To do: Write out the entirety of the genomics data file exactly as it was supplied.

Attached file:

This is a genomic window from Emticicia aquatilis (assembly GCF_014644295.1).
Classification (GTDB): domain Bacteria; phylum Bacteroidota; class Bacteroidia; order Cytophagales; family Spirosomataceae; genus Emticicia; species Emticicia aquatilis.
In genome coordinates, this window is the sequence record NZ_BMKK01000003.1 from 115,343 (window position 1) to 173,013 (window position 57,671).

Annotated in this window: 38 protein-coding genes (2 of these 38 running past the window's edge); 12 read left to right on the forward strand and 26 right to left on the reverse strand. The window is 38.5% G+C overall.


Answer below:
This is a genomic window from Emticicia aquatilis (assembly GCF_014644295.1).
Classification (GTDB): domain Bacteria; phylum Bacteroidota; class Bacteroidia; order Cytophagales; family Spirosomataceae; genus Emticicia; species Emticicia aquatilis.
In genome coordinates, this window is the sequence record NZ_BMKK01000003.1 from 115,343 (window position 1) to 173,013 (window position 57,671).

Annotated in this window: 38 protein-coding genes (2 of these 38 running past the window's edge); 12 read left to right on the forward strand and 26 right to left on the reverse strand. The window is 38.5% G+C overall.